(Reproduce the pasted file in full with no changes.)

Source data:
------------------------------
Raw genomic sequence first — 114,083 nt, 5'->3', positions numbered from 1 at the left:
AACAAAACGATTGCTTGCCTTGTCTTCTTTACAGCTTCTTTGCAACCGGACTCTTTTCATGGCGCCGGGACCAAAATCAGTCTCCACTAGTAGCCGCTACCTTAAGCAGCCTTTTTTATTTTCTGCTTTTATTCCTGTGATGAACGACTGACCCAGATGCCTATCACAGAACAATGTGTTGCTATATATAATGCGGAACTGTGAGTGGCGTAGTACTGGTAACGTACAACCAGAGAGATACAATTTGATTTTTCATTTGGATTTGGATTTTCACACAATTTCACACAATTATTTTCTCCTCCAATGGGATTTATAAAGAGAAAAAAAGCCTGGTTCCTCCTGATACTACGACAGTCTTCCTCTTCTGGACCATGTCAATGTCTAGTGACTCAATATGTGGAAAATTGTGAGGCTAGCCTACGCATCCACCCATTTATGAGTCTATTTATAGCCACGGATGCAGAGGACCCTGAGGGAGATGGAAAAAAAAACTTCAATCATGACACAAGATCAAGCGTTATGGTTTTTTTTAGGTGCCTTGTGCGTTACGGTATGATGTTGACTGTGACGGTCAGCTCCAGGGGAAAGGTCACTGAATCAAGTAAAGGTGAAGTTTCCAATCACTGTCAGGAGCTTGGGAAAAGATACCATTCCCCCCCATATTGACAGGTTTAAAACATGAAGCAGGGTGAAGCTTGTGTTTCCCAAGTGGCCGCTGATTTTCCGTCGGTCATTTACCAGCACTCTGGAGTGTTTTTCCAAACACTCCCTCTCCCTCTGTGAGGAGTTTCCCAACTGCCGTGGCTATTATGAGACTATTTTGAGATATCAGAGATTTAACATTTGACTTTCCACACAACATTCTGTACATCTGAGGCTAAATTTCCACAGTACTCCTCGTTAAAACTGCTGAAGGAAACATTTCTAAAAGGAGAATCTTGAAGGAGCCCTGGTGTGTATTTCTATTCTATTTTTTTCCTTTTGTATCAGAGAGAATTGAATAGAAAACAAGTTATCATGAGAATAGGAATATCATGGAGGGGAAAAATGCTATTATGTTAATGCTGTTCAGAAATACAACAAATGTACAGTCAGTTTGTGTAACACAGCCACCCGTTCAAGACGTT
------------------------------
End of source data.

Raw genomic sequence first — 114,083 nt, 5'->3', positions numbered from 1 at the left:
AACAAAACGATTGCTTGCCTTGTCTTCTTTACAGCTTCTTTGCAACCGGACTCTTTTCATGGCGCCGGGACCAAAATCAGTCTCCACTAGTAGCCGCTACCTTAAGCAGCCTTTTTTATTTTCTGCTTTTATTCCTGTGATGAACGACTGACCCAGATGCCTATCACAGAACAATGTGTTGCTATATATAATGCGGAACTGTGAGTGGCGTAGTACTGGTAACGTACAACCAGAGAGATACAATTTGATTTTTCATTTGGATTTGGATTTTCACACAATTTCACACAATTATTTTCTCCTCCAATGGGATTTATAAAGAGAAAAAAAGCCTGGTTCCTCCTGATACTACGACAGTCTTCCTCTTCTGGACCATGTCAATGTCTAGTGACTCAATATGTGGAAAATTGTGAGGCTAGCCTACGCATCCACCCATTTATGAGTCTATTTATAGCCACGGATGCAGAGGACCCTGAGGGAGATGGAAAAAAAAACTTCAATCATGACACAAGATCAAGCGTTATGGTTTTTTTTAGGTGCCTTGTGCGTTACGGTATGATGTTGACTGTGACGGTCAGCTCCAGGGGAAAGGTCACTGAATCAAGTAAAGGTGAAGTTTCCAATCACTGTCAGGAGCTTGGGAAAAGATACCATTCCCCCCCATATTGACAGGTTTAAAACATGAAGCAGGGTGAAGCTTGTGTTTCCCAAGTGGCCGCTGATTTTCCGTCGGTCATTTACCAGCACTCTGGAGTGTTTTTCCAAACACTCCCTCTCCCTCTGTGAGGAGTTTCCCAACTGCCGTGGCTATTATGAGACTATTTTGAGATATCAGAGATTTAACATTTGACTTTCCACACAACATTCTGTACATCTGAGGCTAAATTTCCACAGTACTCCTCGTTAAAACTGCTGAAGGAAACATTTCTAAAAGGAGAATCTTGAAGGAGCCCTGGTGTGTATTTCTATTCTATTTTTTTCCTTTTGTATCAGAGAGAATTGAATAGAAAACAAGTTATCATGAGAATAGGAATATCATGGAGGGGAAAAATGCTATTATGTTAATGCTGTTCAGAAATACAACAAATGTACAGTCAGTTTGTGTAACACAGCCACCCGTTCAAGACGTT